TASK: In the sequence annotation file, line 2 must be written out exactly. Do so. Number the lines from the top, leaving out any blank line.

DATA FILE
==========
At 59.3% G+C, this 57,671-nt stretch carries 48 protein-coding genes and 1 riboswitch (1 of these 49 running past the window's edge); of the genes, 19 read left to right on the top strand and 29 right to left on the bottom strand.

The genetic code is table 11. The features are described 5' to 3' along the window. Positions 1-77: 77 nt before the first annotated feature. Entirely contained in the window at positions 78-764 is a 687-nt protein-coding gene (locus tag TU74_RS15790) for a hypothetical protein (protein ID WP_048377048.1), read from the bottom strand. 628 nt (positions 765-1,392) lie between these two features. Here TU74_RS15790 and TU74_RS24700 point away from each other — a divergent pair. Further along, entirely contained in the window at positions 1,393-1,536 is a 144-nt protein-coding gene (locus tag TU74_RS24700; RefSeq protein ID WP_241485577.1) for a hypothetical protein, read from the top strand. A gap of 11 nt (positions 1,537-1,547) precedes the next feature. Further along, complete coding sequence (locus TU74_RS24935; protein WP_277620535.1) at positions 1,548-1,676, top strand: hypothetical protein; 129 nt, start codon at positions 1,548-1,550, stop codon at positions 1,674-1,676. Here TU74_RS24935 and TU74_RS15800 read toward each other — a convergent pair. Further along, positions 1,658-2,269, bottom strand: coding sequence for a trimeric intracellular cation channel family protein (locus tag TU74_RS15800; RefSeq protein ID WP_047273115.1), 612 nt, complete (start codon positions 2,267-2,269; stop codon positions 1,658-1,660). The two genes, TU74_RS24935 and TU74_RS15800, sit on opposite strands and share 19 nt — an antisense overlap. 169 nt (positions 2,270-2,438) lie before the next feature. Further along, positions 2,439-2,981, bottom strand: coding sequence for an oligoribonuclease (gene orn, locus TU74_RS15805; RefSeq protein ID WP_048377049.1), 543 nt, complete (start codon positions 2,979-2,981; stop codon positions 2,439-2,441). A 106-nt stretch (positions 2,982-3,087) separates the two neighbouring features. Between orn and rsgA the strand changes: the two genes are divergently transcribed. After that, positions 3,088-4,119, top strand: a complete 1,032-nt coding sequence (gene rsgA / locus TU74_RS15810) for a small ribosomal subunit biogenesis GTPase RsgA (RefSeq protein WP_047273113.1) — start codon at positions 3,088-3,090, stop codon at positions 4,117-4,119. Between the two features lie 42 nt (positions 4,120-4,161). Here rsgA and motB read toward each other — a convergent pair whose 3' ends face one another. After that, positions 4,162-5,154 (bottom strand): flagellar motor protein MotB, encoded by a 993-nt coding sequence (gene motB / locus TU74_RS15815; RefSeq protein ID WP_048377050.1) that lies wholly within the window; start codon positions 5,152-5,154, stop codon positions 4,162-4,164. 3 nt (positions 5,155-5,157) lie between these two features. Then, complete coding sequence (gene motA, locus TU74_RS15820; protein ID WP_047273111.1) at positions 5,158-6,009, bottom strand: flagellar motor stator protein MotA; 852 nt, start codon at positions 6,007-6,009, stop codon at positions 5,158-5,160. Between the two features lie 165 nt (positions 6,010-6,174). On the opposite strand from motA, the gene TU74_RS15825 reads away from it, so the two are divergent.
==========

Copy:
The genetic code is table 11. The features are described 5' to 3' along the window. Positions 1-77: 77 nt before the first annotated feature. Entirely contained in the window at positions 78-764 is a 687-nt protein-coding gene (locus tag TU74_RS15790) for a hypothetical protein (protein ID WP_048377048.1), read from the bottom strand. 628 nt (positions 765-1,392) lie between these two features. Here TU74_RS15790 and TU74_RS24700 point away from each other — a divergent pair. Further along, entirely contained in the window at positions 1,393-1,536 is a 144-nt protein-coding gene (locus tag TU74_RS24700; RefSeq protein ID WP_241485577.1) for a hypothetical protein, read from the top strand. A gap of 11 nt (positions 1,537-1,547) precedes the next feature. Further along, complete coding sequence (locus TU74_RS24935; protein WP_277620535.1) at positions 1,548-1,676, top strand: hypothetical protein; 129 nt, start codon at positions 1,548-1,550, stop codon at positions 1,674-1,676. Here TU74_RS24935 and TU74_RS15800 read toward each other — a convergent pair. Further along, positions 1,658-2,269, bottom strand: coding sequence for a trimeric intracellular cation channel family protein (locus tag TU74_RS15800; RefSeq protein ID WP_047273115.1), 612 nt, complete (start codon positions 2,267-2,269; stop codon positions 1,658-1,660). The two genes, TU74_RS24935 and TU74_RS15800, sit on opposite strands and share 19 nt — an antisense overlap. 169 nt (positions 2,270-2,438) lie before the next feature. Further along, positions 2,439-2,981, bottom strand: coding sequence for an oligoribonuclease (gene orn, locus TU74_RS15805; RefSeq protein ID WP_048377049.1), 543 nt, complete (start codon positions 2,979-2,981; stop codon positions 2,439-2,441). A 106-nt stretch (positions 2,982-3,087) separates the two neighbouring features. Between orn and rsgA the strand changes: the two genes are divergently transcribed. After that, positions 3,088-4,119, top strand: a complete 1,032-nt coding sequence (gene rsgA / locus TU74_RS15810) for a small ribosomal subunit biogenesis GTPase RsgA (RefSeq protein WP_047273113.1) — start codon at positions 3,088-3,090, stop codon at positions 4,117-4,119. Between the two features lie 42 nt (positions 4,120-4,161). Here rsgA and motB read toward each other — a convergent pair whose 3' ends face one another. After that, positions 4,162-5,154 (bottom strand): flagellar motor protein MotB, encoded by a 993-nt coding sequence (gene motB / locus TU74_RS15815; RefSeq protein ID WP_048377050.1) that lies wholly within the window; start codon positions 5,152-5,154, stop codon positions 4,162-4,164. 3 nt (positions 5,155-5,157) lie between these two features. Then, complete coding sequence (gene motA, locus TU74_RS15820; protein ID WP_047273111.1) at positions 5,158-6,009, bottom strand: flagellar motor stator protein MotA; 852 nt, start codon at positions 6,007-6,009, stop codon at positions 5,158-5,160. Between the two features lie 165 nt (positions 6,010-6,174). On the opposite strand from motA, the gene TU74_RS15825 reads away from it, so the two are divergent.